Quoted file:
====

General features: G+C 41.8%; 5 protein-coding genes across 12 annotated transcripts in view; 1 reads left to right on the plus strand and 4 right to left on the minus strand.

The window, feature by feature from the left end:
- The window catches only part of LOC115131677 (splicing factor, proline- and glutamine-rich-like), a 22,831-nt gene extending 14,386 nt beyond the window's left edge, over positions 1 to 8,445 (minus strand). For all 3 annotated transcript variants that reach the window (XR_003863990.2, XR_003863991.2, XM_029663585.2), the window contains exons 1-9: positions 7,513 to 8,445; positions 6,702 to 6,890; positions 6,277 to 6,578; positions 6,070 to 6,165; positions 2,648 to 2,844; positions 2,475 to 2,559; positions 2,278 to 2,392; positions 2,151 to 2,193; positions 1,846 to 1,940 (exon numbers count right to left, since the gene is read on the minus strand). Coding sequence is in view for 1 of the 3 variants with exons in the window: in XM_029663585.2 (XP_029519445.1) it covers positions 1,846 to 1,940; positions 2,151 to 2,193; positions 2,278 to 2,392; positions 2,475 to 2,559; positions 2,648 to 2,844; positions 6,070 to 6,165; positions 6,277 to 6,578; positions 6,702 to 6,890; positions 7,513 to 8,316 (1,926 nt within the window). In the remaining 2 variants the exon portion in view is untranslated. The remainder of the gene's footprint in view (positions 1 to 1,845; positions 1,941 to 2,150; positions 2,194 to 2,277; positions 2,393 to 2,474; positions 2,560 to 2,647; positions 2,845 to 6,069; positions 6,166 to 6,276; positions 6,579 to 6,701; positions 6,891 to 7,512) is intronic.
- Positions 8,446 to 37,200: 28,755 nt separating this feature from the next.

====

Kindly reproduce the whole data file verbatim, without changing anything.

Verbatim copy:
General features: G+C 41.8%; 5 protein-coding genes across 12 annotated transcripts in view; 1 reads left to right on the plus strand and 4 right to left on the minus strand.

The window, feature by feature from the left end:
- The window catches only part of LOC115131677 (splicing factor, proline- and glutamine-rich-like), a 22,831-nt gene extending 14,386 nt beyond the window's left edge, over positions 1 to 8,445 (minus strand). For all 3 annotated transcript variants that reach the window (XR_003863990.2, XR_003863991.2, XM_029663585.2), the window contains exons 1-9: positions 7,513 to 8,445; positions 6,702 to 6,890; positions 6,277 to 6,578; positions 6,070 to 6,165; positions 2,648 to 2,844; positions 2,475 to 2,559; positions 2,278 to 2,392; positions 2,151 to 2,193; positions 1,846 to 1,940 (exon numbers count right to left, since the gene is read on the minus strand). Coding sequence is in view for 1 of the 3 variants with exons in the window: in XM_029663585.2 (XP_029519445.1) it covers positions 1,846 to 1,940; positions 2,151 to 2,193; positions 2,278 to 2,392; positions 2,475 to 2,559; positions 2,648 to 2,844; positions 6,070 to 6,165; positions 6,277 to 6,578; positions 6,702 to 6,890; positions 7,513 to 8,316 (1,926 nt within the window). In the remaining 2 variants the exon portion in view is untranslated. The remainder of the gene's footprint in view (positions 1 to 1,845; positions 1,941 to 2,150; positions 2,194 to 2,277; positions 2,393 to 2,474; positions 2,560 to 2,647; positions 2,845 to 6,069; positions 6,166 to 6,276; positions 6,579 to 6,701; positions 6,891 to 7,512) is intronic.
- Positions 8,446 to 37,200: 28,755 nt separating this feature from the next.